Q: In your mind, is there a point in the season where you hope to be competitive, and if itís not happening by then, then Daniel could play?
A: You canít operate that way, you really canít. We are going to turn around, have a great camp and be ready to go by Week One. The guys play when itís time.
Q: You donít have a number in your mind, or a record?
A: You canít do that, you really canít do that because everything is fluid. You canít do that to yourself because now youíve put yourself in a box. You canít do that.
Q: You said back at the Combine, before the draft obviously, that over the next couple years, you would love to leave a franchise quarterback here. From what you have seen from Daniel (Jones), do you believe that in your heart right now you have done that?
A: Yup. Again, itís coming back to the question that gentleman asked about the fans. The amount of film we watched on Daniel, the amount of background work we did on him, the interviewing of him, the personal contact time we had with him. All of that in one spot. All of the work that heís done out here since his feet have hit the ground here, starting with Rookie Mini Camp. You guys have seen Rookie Mini Camps, and it doesnít even resemble football. Well, our offense, it looked like football, the rookie minicamp. When you look at all of that stuff, and I look at the way he has handled you guys and the difficult questions youíve asked, and the tough things heís encountered since he got here. I look at all of that stuff and I know heís got the talent. Heís got edge. Think about the great quarterbacks youíve seen, think about it. Not the guy who had a great season, the all-time great quarterbacks. Think about those guys and think about all of the things that made them great, all of the qualities that they had. It wasnít just physical qualities, itís was the mental qualities. The ability to take responsibility. There was a game last year, Daniel threw a deep post to a wide receiver and the guy dropped it. After the game he was in the presser and they said, Ďhow do you feel about so and so dropping the ball?í Daniel looked at them without even blinking and said, ĎI need to put it in a better place.í Heíll stand up and do that, (when) a lot of guys wonít.
Q: You sense greatness in him?
A: I think heís got tremendous upside. Howís that?
Q: I am not asking about one specific player, because that would include JPP (Jason Pierre-Paul) or Landon (Collins). In your job, is saying goodbye to a guy who has played a lot of years with the Giants one of the hardest things you do, and how do you handle that? Whatís your strategy for handling that?
A: Itís really hard. Itís not easy. There were a couple guys down in Carolina that had been good Panther players, and it was just time to go for whatever reason. So no, itís not easy. Listen, I donít take any of this lightly. None of it. I may kid around a little bit, but when youíre dealing with people, you donít take one part of that lightly because if there is anything that Iíve learned, when youíre saying something difficult to somebody, you have got to make sure that you give them their dignity. On the flip side of that, Ron Rivera used to kid me and would say, ĎWell, itís easy for you, you didnít draft these guys. Wait until you have to do that to a guy that you drafted.í That turned out to be hard, but you have to do it. In life, itís not so much the message, itís the delivery. These guys have put their heart and soul on the line for you, blood, sweat, and tears and all those clichťs and you have to respect that. I feel very strongly about that, and I know that Iíve done the right thing with these longtime players.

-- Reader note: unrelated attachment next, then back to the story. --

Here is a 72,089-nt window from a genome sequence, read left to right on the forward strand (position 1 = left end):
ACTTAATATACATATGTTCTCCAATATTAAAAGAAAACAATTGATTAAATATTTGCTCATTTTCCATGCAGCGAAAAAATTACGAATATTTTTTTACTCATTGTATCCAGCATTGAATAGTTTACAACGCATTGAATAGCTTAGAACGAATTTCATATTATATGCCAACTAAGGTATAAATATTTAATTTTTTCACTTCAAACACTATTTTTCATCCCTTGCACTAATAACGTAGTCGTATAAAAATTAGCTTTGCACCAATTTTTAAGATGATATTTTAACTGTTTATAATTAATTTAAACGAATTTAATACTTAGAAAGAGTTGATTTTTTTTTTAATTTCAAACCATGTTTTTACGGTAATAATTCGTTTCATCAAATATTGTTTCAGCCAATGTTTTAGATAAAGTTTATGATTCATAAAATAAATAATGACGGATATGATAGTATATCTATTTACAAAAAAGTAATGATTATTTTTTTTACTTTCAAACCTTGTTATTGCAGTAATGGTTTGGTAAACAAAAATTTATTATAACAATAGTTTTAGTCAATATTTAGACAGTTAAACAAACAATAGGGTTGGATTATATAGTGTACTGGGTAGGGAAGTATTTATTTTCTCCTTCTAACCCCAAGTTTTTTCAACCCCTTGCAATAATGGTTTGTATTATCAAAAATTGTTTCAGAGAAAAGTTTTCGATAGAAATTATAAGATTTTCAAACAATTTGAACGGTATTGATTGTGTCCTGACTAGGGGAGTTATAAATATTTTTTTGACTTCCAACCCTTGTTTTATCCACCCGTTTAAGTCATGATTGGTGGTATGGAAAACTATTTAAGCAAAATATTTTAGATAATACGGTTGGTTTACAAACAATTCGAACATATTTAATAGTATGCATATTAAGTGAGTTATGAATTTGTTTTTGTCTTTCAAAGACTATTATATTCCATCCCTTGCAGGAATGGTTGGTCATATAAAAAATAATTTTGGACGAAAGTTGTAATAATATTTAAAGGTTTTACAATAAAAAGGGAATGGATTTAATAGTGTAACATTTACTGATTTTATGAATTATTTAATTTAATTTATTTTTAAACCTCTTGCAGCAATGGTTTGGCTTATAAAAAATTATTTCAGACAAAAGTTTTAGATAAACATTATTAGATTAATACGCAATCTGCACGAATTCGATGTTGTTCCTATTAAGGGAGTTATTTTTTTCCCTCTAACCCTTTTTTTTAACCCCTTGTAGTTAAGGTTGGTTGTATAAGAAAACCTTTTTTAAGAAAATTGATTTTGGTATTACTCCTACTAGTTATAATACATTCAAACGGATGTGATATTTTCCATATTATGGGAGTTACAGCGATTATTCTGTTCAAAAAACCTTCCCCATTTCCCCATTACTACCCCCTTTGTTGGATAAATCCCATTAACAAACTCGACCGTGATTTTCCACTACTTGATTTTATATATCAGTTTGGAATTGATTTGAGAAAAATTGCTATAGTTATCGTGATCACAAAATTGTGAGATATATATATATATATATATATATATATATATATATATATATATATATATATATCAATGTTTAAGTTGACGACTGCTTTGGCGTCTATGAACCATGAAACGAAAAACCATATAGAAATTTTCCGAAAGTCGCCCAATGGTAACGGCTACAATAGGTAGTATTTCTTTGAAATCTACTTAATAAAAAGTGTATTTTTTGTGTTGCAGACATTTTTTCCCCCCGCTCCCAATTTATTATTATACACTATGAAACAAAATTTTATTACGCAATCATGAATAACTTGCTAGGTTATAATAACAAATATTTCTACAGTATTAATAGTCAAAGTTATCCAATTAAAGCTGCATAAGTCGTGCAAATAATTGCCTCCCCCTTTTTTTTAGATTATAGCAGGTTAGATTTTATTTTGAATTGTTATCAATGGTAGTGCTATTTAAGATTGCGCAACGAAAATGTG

Q: Along those lines, how do you prepare yourself and this organization, at some point, to say goodbye to a guy who has worn this uniform longer than anybody?
A: Thatís a really hard question. Why did you ask me that question? (laughter) Again, as long as you do everything the right way, thatís how you prepare yourself. You, in your mind, go through the things you need to go through, and you do it like a pro, you do it like a pro. But there is always the human piece of this that makes it difficult.
Q: You were 5-11 last year.
A: I wasnít 5-11, the New York Football Giants were 5-11.
Q: Okay, the team went 5-11.
A: Thank you.
Q: What constitutes a successful season in 2019 in your mind?
A: Improvement. You would like to think that guys like Saquon (Barkley), and Will (Hernandez), and B.J. (Hill), and Lorenzo (Carter), and RJ McIntosh are going to make a significant jump. That old saying from Ďyear one to year two.í Youíd like to think that those three first-rounders are the next man, and Julian (Love) and Corey (Balletine) can come in to make us better. Itís about just to continue improvement. Iím not going to put a record on it. Itís not fair, and itís not fair to the kids.
Q: Would you consider it a successful season without playoffs?
A: Iím not going to get into that hypothetical. Weíll see.
Q: This is a sterling franchise that is renowned around all sports. What is your response to anybody who would say that they have boosted the brand of the New York Giants?
A: (laughter) Youíre leading me down a rabbit hole. We all know that this is an iconic franchise thatís won four Super Bowls and other world championships, and thatís the brand. Thatís the brand.